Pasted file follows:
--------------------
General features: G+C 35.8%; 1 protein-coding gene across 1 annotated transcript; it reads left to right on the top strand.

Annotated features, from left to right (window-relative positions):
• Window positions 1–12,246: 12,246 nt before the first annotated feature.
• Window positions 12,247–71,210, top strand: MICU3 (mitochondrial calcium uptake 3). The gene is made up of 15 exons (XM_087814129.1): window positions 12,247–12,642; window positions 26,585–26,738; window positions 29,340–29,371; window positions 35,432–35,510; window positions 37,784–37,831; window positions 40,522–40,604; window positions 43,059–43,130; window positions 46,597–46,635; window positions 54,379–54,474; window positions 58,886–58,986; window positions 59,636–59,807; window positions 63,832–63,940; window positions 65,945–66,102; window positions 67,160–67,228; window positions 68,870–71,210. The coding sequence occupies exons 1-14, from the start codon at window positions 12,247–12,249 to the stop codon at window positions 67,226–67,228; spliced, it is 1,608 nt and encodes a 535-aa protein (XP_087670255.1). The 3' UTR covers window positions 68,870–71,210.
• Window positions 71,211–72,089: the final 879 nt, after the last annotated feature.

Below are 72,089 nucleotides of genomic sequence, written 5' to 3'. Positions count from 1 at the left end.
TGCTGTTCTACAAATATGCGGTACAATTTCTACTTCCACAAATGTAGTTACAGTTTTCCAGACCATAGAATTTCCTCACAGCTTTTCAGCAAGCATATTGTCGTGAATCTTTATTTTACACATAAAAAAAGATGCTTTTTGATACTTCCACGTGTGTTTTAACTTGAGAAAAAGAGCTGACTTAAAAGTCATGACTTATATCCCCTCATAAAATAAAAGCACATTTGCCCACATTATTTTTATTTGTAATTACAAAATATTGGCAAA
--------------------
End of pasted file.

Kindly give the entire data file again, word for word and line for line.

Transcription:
General features: G+C 35.8%; 1 protein-coding gene across 1 annotated transcript; it reads left to right on the top strand.

Annotated features, from left to right (window-relative positions):
• Window positions 1–12,246: 12,246 nt before the first annotated feature.
• Window positions 12,247–71,210, top strand: MICU3 (mitochondrial calcium uptake 3). The gene is made up of 15 exons (XM_087814129.1): window positions 12,247–12,642; window positions 26,585–26,738; window positions 29,340–29,371; window positions 35,432–35,510; window positions 37,784–37,831; window positions 40,522–40,604; window positions 43,059–43,130; window positions 46,597–46,635; window positions 54,379–54,474; window positions 58,886–58,986; window positions 59,636–59,807; window positions 63,832–63,940; window positions 65,945–66,102; window positions 67,160–67,228; window positions 68,870–71,210. The coding sequence occupies exons 1-14, from the start codon at window positions 12,247–12,249 to the stop codon at window positions 67,226–67,228; spliced, it is 1,608 nt and encodes a 535-aa protein (XP_087670255.1). The 3' UTR covers window positions 68,870–71,210.
• Window positions 71,211–72,089: the final 879 nt, after the last annotated feature.

Below are 72,089 nucleotides of genomic sequence, written 5' to 3'. Positions count from 1 at the left end.
TGCTGTTCTACAAATATGCGGTACAATTTCTACTTCCACAAATGTAGTTACAGTTTTCCAGACCATAGAATTTCCTCACAGCTTTTCAGCAAGCATATTGTCGTGAATCTTTATTTTACACATAAAAAAAGATGCTTTTTGATACTTCCACGTGTGTTTTAACTTGAGAAAAAGAGCTGACTTAAAAGTCATGACTTATATCCCCTCATAAAATAAAAGCACATTTGCCCACATTATTTTTATTTGTAATTACAAAATATTGGCAAA